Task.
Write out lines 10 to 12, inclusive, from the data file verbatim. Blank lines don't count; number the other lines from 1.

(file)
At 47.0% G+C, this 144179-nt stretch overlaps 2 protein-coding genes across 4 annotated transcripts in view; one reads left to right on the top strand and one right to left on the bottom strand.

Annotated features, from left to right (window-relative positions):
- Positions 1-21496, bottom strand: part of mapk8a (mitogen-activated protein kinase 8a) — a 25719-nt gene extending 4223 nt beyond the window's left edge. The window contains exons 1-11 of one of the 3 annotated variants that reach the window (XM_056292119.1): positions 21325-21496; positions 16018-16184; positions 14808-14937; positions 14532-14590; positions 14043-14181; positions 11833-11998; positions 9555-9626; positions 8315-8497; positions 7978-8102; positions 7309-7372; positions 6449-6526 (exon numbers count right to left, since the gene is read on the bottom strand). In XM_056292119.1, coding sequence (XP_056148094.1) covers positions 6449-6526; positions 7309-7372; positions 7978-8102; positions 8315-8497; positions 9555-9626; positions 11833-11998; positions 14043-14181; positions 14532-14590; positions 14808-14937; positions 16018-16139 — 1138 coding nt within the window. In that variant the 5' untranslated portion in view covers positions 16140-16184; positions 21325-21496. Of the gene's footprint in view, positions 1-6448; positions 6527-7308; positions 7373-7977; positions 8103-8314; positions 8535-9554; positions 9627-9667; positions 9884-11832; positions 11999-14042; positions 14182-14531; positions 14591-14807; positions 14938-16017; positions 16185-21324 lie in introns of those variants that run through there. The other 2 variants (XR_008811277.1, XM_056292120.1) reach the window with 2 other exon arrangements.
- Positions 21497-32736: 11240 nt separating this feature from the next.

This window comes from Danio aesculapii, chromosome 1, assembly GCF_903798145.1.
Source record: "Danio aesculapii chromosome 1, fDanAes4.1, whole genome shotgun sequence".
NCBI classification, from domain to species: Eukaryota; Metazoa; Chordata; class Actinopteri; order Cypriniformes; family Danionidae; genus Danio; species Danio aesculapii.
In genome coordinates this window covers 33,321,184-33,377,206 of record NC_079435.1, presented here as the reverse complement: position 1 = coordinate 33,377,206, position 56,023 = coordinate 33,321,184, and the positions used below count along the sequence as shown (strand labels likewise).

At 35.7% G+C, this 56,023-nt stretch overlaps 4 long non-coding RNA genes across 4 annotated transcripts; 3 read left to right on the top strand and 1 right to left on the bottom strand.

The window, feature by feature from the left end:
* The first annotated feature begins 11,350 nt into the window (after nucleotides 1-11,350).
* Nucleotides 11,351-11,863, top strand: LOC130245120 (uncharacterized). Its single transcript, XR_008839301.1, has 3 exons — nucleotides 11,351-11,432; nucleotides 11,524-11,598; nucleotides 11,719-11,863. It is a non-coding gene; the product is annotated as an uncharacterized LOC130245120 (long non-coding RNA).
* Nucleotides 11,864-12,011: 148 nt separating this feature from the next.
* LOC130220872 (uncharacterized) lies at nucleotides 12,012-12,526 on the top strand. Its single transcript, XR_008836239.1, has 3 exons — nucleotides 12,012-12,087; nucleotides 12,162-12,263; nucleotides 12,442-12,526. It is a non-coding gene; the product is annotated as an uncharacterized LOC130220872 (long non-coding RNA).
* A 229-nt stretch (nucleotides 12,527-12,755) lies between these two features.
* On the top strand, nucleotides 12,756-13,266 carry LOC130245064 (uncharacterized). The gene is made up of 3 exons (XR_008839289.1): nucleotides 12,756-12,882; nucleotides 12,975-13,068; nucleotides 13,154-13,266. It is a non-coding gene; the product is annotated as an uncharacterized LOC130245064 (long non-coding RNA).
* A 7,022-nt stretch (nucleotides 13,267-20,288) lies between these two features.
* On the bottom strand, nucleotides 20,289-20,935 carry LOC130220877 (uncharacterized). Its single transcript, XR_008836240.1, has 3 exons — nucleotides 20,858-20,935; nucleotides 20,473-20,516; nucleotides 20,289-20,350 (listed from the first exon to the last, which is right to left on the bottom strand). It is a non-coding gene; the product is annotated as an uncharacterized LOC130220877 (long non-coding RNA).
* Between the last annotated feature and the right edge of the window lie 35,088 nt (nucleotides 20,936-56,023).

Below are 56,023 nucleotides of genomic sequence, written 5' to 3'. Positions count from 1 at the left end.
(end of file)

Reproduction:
The window, feature by feature from the left end:
* The first annotated feature begins 11,350 nt into the window (after nucleotides 1-11,350).
* Nucleotides 11,351-11,863, top strand: LOC130245120 (uncharacterized). Its single transcript, XR_008839301.1, has 3 exons — nucleotides 11,351-11,432; nucleotides 11,524-11,598; nucleotides 11,719-11,863. It is a non-coding gene; the product is annotated as an uncharacterized LOC130245120 (long non-coding RNA).